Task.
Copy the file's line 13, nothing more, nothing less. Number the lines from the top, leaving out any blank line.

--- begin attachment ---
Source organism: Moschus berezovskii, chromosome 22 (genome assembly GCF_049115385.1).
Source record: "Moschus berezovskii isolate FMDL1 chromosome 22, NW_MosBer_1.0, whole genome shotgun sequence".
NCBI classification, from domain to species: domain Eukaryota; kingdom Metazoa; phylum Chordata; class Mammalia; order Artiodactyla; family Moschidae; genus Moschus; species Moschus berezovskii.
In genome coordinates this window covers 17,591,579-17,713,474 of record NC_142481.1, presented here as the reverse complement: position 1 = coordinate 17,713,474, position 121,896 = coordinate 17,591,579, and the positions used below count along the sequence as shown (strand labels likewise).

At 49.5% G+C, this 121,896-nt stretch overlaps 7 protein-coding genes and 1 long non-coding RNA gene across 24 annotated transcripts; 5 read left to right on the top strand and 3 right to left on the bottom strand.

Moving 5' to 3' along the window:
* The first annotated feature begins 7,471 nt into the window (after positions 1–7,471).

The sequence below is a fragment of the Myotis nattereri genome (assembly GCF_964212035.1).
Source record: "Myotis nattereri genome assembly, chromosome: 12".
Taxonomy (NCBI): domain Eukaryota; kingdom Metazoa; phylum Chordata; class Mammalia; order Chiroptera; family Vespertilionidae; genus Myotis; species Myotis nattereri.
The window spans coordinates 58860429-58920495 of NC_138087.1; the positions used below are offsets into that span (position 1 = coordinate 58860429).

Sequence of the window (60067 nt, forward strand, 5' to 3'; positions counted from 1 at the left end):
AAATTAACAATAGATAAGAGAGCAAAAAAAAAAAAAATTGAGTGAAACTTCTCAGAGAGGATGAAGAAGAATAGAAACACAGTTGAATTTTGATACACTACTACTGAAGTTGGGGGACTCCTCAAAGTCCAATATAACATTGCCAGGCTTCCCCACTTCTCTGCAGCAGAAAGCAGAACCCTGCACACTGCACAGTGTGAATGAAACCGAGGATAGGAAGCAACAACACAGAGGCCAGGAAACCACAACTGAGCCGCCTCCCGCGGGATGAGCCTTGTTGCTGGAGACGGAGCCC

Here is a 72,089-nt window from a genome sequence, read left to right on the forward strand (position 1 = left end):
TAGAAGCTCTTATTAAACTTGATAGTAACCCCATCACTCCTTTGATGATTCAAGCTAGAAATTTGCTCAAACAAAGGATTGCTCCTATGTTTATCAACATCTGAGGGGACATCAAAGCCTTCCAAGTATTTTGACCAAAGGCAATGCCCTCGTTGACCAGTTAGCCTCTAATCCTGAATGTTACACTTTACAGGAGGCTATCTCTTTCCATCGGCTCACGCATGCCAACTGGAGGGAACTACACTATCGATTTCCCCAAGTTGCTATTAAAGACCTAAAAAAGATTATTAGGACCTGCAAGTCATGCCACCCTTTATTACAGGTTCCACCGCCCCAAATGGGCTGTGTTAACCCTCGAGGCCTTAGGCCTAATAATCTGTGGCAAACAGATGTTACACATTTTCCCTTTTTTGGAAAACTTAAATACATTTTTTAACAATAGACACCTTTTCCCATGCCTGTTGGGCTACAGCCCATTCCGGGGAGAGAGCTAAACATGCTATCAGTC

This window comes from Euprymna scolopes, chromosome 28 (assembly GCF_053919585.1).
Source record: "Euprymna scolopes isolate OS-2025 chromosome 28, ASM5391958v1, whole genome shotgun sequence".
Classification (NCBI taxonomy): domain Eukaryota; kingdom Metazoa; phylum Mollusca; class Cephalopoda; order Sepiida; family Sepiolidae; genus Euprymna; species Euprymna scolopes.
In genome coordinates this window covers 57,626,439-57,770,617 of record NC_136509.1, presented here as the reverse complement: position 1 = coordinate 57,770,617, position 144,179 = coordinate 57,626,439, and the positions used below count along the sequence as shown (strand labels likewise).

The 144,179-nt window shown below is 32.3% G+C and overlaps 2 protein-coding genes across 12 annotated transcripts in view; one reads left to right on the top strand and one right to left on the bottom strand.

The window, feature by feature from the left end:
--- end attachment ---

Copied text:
AAATTAACAATAGATAAGAGAGCAAAAAAAAAAAAAATTGAGTGAAACTTCTCAGAGAGGATGAAGAAGAATAGAAACACAGTTGAATTTTGATACACTACTACTGAAGTTGGGGGACTCCTCAAAGTCCAATATAACATTGCCAGGCTTCCCCACTTCTCTGCAGCAGAAAGCAGAACCCTGCACACTGCACAGTGTGAATGAAACCGAGGATAGGAAGCAACAACACAGAGGCCAGGAAACCACAACTGAGCCGCCTCCCGCGGGATGAGCCTTGTTGCTGGAGACGGAGCCC